Do you ever wonder what your life would be like if you were born three generations back?
Maybe I’ve been watching too many sepia-toned Ken Burns documentaries, but in the early 20th Century, I’m sure I’d find myself organizing lady garment workers into a union. Then I’d be a suffragette, and then a flapper, and then – after a quick nap – I’d be Franklin D. Roosevelt’s Secretary of Labor. When war breaks out, I’d clip on my overalls, flex my biceps and clock in at the nearest ammunition plant.
On VJ Day, I’d head to the docks and kiss every GI on the mouth. Hopefully, one of them would be Scott, in a tight-fitting sailor suit.
However, my revisionist fantasies fall flat when I remember that 70 years ago, I wouldn’t have a blog.* I wouldn’t even have a zine, or a faxed newsletter. And without the internet, I’d be forced to get my project inspiration from books and magazines.
I recently got a peek into that dark and primitive world thanks to a pile of DIY magazines from the 1940s and early 50s. When our friends Christine and Pete hosted an estate sale for a neighbor’s family, they set aside a stack of vintage Popular Mechanics, Popular Science, and – yes, I’m spelling it right – Mechanix Illustrated magazines.**
So, what kind of projects were DIY enthusiasts buzzing about 70 years ago? In the dark days before This Old House and Apartment Therapy, what did we have for project and home improvement inspiration?
Here at Projectophile, we love nothing more than turning old junk into something useful again. After World War II, America was awash in WAR JUNK. If I were around back then, here’s some projects I would explore:
Now that the War is over, thousands of suddenly-bored scientists are itching to tell you how to run your life. This article warns millions of (also suddenly bored) American housewives how prevent over-exertion from cooking dinner.
On second thought, maybe we really shouldn’t try to piss off Khrushchev too badly. You know, because of that whole pesky Mutually Assured Destruction thing. In the meantime, here’s a home improvement project the whole family can enjoy!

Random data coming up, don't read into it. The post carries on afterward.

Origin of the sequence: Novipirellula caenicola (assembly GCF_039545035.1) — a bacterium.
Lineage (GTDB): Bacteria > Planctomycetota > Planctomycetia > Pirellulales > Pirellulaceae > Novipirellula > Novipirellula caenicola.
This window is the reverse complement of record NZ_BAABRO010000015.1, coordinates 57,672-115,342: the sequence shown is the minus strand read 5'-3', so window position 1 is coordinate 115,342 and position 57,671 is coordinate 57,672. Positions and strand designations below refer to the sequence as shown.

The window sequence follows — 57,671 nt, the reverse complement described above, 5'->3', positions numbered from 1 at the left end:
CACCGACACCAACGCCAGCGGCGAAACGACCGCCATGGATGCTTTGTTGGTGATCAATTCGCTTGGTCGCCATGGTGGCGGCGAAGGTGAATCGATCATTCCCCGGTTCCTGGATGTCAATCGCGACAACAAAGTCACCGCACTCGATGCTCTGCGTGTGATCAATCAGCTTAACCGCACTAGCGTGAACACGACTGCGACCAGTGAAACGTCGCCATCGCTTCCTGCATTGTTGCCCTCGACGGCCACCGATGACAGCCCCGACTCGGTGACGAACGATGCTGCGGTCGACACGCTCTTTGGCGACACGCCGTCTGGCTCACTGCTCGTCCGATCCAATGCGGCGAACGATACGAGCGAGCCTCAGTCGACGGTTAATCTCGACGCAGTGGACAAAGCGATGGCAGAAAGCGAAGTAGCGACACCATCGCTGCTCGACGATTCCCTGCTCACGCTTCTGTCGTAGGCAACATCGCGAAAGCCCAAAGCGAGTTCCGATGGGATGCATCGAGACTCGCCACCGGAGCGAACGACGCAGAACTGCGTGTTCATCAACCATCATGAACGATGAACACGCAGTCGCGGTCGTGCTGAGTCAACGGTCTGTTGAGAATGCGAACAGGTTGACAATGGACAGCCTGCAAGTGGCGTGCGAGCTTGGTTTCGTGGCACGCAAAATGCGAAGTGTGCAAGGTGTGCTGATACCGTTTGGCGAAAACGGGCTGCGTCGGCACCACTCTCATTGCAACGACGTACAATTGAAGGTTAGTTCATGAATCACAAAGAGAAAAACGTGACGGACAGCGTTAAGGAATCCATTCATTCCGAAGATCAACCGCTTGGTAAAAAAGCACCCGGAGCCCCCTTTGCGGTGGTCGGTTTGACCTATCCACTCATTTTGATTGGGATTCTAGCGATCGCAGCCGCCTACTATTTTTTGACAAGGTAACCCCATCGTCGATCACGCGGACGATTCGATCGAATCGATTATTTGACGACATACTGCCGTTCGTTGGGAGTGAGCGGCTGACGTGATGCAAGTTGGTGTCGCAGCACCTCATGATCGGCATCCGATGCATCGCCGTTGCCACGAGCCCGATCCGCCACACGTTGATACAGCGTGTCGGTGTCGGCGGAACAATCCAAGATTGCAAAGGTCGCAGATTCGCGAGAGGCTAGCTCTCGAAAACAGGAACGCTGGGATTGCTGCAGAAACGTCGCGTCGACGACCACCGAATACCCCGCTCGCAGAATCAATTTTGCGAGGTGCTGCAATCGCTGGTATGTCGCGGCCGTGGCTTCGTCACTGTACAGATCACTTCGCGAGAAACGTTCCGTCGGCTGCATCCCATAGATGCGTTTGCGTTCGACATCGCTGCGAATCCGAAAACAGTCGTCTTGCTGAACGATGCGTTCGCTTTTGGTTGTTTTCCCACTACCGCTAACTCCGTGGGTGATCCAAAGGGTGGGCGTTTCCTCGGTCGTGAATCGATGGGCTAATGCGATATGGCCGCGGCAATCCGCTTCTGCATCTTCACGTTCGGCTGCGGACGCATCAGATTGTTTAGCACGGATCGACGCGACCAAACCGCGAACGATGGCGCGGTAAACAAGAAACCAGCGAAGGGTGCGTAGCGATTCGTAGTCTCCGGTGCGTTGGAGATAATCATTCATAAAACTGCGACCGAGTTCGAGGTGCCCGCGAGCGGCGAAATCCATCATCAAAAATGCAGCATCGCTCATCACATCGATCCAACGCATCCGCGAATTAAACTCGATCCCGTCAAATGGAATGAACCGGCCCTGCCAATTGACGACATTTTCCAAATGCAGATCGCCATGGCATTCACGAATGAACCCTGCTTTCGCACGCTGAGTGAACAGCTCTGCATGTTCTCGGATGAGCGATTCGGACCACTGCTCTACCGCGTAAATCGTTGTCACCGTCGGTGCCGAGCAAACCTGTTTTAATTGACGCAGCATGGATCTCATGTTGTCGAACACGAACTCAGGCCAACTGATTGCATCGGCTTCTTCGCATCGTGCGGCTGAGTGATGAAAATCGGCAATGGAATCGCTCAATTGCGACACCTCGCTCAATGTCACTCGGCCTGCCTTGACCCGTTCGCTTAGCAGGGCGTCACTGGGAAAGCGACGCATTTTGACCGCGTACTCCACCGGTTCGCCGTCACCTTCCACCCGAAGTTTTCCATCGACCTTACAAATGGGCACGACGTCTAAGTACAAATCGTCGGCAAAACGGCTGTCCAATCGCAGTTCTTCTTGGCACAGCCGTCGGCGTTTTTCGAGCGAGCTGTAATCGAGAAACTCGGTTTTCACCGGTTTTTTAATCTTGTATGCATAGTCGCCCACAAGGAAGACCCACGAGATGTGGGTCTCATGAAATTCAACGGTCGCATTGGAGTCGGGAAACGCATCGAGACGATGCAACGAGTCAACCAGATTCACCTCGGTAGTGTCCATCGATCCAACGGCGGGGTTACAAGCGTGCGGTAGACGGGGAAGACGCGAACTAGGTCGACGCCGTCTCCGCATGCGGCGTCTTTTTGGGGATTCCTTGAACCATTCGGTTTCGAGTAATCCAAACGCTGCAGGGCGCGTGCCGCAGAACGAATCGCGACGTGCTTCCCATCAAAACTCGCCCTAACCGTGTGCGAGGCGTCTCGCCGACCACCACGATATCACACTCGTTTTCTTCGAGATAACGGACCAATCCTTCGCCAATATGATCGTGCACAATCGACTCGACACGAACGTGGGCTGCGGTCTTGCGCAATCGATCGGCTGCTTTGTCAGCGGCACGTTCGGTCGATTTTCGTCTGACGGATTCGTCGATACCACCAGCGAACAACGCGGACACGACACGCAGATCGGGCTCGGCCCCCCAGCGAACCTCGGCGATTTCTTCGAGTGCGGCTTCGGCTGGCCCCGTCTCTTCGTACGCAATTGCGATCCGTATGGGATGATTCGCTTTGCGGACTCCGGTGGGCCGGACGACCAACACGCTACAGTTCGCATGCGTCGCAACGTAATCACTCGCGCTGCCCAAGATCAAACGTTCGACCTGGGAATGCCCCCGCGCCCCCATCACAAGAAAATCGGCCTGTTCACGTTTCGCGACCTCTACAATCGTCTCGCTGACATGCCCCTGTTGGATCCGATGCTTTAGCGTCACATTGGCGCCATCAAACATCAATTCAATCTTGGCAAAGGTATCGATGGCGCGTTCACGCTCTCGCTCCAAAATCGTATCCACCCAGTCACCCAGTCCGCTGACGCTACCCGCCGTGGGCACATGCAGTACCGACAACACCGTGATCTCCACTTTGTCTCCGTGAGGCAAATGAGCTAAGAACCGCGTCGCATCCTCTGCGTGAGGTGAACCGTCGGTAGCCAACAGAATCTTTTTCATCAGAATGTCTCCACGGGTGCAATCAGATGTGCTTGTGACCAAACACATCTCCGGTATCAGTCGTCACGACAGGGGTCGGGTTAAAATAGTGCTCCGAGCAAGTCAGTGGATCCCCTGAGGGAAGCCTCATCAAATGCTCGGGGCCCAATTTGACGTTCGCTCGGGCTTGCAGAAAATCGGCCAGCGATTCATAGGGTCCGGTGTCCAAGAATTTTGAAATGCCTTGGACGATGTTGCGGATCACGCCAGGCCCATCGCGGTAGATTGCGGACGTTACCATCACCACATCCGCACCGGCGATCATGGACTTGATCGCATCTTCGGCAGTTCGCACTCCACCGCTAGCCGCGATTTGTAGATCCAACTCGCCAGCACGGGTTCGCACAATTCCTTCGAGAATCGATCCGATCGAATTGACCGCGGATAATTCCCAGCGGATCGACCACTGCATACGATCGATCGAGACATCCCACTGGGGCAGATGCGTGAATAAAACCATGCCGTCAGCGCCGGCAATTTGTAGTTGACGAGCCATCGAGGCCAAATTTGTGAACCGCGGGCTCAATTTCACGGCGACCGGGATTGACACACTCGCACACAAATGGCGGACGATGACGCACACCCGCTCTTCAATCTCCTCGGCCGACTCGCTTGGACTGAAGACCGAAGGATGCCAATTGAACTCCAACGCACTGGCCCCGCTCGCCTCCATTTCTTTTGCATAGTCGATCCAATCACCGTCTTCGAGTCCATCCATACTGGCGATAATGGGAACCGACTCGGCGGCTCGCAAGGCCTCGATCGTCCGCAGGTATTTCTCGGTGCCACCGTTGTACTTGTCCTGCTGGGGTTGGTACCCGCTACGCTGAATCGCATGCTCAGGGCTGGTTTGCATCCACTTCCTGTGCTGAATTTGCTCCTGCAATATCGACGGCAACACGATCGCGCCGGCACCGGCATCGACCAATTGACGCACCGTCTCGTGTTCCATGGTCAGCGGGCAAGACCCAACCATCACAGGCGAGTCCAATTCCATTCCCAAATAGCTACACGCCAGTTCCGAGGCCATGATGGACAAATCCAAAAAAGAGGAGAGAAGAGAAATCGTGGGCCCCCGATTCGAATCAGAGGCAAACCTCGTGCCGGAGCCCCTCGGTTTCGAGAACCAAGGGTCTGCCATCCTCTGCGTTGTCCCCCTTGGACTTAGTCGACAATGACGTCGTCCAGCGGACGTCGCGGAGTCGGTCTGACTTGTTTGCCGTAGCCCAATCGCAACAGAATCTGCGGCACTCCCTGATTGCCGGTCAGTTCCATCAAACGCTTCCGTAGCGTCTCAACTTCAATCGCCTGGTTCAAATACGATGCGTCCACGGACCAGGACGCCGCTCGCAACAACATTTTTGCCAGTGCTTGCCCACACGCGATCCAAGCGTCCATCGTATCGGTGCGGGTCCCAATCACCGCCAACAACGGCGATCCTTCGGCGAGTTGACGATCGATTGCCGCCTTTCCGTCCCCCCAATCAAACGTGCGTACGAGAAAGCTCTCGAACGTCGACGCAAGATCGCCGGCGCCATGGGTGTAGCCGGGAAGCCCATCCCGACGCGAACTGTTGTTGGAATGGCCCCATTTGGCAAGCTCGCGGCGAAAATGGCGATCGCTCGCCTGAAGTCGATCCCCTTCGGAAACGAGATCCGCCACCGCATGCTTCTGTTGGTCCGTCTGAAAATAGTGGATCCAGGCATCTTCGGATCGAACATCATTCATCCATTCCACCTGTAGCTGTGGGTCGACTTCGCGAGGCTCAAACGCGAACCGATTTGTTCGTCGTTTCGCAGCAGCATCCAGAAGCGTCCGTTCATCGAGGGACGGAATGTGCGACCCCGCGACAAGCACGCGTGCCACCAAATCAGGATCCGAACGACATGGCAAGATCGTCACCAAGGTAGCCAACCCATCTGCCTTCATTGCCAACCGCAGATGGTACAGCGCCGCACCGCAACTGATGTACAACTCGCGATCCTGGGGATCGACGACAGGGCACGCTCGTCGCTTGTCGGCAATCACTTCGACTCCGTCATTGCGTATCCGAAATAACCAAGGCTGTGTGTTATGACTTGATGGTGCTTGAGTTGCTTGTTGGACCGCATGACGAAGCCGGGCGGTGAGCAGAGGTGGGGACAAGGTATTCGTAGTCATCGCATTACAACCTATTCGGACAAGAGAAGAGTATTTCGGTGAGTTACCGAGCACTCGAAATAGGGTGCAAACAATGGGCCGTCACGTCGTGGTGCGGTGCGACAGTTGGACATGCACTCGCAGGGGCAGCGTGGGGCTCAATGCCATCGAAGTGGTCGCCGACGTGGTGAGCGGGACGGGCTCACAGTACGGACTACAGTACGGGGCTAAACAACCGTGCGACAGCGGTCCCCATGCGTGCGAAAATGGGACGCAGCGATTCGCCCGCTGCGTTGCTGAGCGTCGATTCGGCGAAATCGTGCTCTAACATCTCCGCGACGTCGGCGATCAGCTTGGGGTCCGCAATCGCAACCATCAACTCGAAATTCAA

“Let children help by snooping out oily rags, furniture polish, and other fire hazards grown ups may overlook. By building your Family Foxhole, you will also be building the state of mind that can resist the pressures of aggression as well as the shocks of actual atomic war.” As long as we’re going to die in a fiery blast anyway, enjoy some vices! Be sure to add a touch of class to this miniature cobbler’s bench ashtray by asking Grandma*** to stitch a custom lace doily:
And back at the central office, these humble workers just survived the world’s first conference call, which, through a decades-long process of technological mutations would result in the world’s worst portmanteau, the WEBINAR.
Now that the horrible bloodshed of war is over, scientists and home mechanics alike can turn their attention to improving our method of…. killing people? “From the first torture rack to the latest gas chamber, science has transformed the criminal’s execution from human butchery into a skilled profession.”
* Or a college degree, or a polio vaccine, or access to birth control. But we’ll save those details for another blog.
** I don’t approve of hoarding in my own home, but I do enjoy benefiting from the hoarding of strangers.
*** Before Etsy, there was Grandma.